Shares of Facebook (NASDAQ:FB) closed up 5.25% Monday, bouncing off lows set earlier in the morning when they had traded 50% below their initial public offering price in May.
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The stock hit a new low of $18.75 Monday morning, but began rallying around 11:30 a.m. ET after Capstone Investments upgraded the social network to “buy” from “hold.” They are trading virtually flat after hours.
Mark Zuckerberg’s Facebook has been struggling to tackle criticism about its ad platform and ability to grow revenue. Last week, Facebook said it would start testing so-called promotional ads, which allow an advertiser to reach customers outside of its fans by placing more promotional messages in users’ News Feeds.
That’s unlike the Mountain View, Calif.-based company’s sponsored stories ad platform, which allows advertisers to blast out promotions and ads to users or friends of users that “like” a brand’s page.
Capstone analyst Rory Maher, who established a price target of $26 on Facebook, said he believes Facebook’s current stock price “does not give the company credit” for the potential returns from new businesses.
Maher forecasts 26% year-over-year revenue growth and 15% EBITDA growth for the remainder of 2012 and another 32% sales growth and 37% EBITDA growth from 2013 to 2016. Given these growth prospects, Facebook’s current stock price “provides investors with an attractive entry point,” he said.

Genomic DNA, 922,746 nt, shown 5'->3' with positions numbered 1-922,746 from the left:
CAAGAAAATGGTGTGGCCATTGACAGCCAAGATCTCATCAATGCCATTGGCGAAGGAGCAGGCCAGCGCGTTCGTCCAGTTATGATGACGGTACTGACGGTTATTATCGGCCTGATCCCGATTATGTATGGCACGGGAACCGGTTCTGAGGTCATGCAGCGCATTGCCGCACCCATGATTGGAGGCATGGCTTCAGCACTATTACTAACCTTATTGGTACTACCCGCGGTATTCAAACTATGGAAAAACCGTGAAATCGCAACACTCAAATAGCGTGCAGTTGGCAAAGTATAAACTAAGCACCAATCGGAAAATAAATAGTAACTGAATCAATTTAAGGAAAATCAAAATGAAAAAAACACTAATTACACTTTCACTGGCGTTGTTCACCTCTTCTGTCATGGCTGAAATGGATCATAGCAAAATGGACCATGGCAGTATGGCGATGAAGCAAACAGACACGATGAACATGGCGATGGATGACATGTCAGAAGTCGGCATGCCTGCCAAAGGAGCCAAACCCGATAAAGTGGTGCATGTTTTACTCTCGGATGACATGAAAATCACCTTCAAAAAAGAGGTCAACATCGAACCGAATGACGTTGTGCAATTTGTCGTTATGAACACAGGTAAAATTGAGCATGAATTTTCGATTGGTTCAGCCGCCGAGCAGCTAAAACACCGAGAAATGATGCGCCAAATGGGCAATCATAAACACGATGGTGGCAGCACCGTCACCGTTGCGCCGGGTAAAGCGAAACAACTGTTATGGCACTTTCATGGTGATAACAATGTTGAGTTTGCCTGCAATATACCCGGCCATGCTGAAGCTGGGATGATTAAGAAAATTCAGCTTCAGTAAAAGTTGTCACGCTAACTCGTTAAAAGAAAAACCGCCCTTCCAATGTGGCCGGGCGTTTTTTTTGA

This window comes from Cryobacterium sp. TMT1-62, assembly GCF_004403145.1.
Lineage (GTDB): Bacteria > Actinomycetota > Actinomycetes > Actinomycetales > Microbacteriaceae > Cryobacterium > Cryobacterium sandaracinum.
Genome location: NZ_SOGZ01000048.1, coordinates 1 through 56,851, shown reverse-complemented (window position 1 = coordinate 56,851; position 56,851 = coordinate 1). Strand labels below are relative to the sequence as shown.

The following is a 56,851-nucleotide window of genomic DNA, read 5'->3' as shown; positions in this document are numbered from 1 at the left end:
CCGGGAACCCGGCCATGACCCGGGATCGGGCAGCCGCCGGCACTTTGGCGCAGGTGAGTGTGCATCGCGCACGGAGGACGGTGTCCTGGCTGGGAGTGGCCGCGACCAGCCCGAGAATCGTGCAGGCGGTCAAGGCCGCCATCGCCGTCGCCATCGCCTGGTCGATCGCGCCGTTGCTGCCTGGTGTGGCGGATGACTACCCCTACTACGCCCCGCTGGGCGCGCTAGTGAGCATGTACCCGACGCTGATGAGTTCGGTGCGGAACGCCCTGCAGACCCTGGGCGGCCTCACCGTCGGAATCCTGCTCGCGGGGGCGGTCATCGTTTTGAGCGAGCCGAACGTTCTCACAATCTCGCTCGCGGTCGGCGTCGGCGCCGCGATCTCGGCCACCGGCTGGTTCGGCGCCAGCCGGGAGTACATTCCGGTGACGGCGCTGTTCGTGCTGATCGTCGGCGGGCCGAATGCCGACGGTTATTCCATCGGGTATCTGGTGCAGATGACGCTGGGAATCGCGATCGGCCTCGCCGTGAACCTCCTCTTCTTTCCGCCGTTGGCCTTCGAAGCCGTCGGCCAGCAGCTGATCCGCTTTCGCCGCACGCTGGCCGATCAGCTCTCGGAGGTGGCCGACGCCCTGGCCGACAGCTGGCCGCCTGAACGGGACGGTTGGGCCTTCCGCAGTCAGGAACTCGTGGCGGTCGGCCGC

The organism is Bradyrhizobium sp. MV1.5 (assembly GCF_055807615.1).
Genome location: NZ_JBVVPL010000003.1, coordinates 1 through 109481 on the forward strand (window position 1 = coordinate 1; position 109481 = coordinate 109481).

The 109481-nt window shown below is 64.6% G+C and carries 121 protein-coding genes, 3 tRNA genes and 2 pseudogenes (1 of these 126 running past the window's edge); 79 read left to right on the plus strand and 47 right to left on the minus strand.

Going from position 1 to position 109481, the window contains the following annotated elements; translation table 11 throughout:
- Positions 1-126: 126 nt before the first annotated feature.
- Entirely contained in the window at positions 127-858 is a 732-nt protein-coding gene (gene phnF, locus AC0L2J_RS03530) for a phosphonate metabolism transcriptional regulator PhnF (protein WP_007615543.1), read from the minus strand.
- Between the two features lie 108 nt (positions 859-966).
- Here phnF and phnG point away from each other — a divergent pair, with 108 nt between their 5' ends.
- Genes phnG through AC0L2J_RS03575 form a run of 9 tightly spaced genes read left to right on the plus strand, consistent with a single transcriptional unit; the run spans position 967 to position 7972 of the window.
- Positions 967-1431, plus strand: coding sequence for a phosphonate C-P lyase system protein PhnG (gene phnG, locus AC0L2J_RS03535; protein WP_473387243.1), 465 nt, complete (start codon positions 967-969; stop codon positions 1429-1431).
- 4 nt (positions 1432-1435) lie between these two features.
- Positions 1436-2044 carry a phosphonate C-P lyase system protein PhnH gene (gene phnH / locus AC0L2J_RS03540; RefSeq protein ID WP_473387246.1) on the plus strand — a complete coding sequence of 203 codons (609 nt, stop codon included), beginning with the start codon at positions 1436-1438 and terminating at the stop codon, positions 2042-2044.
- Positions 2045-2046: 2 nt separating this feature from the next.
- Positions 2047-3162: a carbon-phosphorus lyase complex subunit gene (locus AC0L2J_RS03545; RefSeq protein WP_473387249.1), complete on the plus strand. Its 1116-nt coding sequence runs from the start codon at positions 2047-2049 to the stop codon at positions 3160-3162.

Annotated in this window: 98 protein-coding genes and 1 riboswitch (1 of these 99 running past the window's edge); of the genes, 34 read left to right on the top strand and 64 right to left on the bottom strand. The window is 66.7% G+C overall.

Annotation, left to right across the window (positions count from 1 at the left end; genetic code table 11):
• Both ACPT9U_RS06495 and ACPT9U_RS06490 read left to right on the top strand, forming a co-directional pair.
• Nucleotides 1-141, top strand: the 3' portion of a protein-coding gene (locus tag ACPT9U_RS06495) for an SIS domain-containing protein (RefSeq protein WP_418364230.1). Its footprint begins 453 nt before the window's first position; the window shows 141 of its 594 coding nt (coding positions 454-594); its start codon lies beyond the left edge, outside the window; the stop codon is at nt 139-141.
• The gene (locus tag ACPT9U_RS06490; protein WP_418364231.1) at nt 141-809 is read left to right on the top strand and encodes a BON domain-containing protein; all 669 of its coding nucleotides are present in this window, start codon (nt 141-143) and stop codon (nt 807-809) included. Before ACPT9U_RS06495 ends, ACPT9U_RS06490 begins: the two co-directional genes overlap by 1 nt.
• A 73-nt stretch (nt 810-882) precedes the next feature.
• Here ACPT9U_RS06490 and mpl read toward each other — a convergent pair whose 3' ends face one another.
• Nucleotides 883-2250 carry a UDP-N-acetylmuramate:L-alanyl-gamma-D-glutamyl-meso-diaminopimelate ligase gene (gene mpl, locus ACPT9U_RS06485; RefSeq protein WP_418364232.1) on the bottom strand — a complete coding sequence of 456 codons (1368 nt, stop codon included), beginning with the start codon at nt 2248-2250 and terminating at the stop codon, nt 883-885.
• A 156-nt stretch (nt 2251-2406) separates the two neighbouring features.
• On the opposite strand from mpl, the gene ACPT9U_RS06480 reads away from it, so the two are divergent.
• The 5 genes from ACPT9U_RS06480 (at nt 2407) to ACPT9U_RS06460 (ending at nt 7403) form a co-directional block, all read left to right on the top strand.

“We believe the increased activity on the Facebook platform highlights its strength as a media company,” Maher said.
With users up an average of 3.5% worldwide this month, gains were likely driven by the Olympics, said Maher, whose company tracked fan counts and found that 48 brands increased their number of fans by 10% from the prior month.
“Many of these brands likely ran ad campaigns on Facebook during the period since we believe it is difficult to generate that amount of short-term growth organically,” Maher said.
Game usage was also up last month, increasing by 3%, suggesting, Maher said, that consumer demand for Facebook games remains strong.
Facebook's new low came as investors continued to be spooked by revenue concerns and its ability to monetize mobile. On Friday, restrictions were lifted that gave some early investors, including Goldman Sachs (NYSE:GS), Microsoft (NASDAQ:MSFT) and billionaire investor Peter Thiel the ability to sell their shares for the first time since the IPO.
Since entering the public markets with a lofty valuation of $104 billion, Facebook’s market cap has fallen to about $41 billion.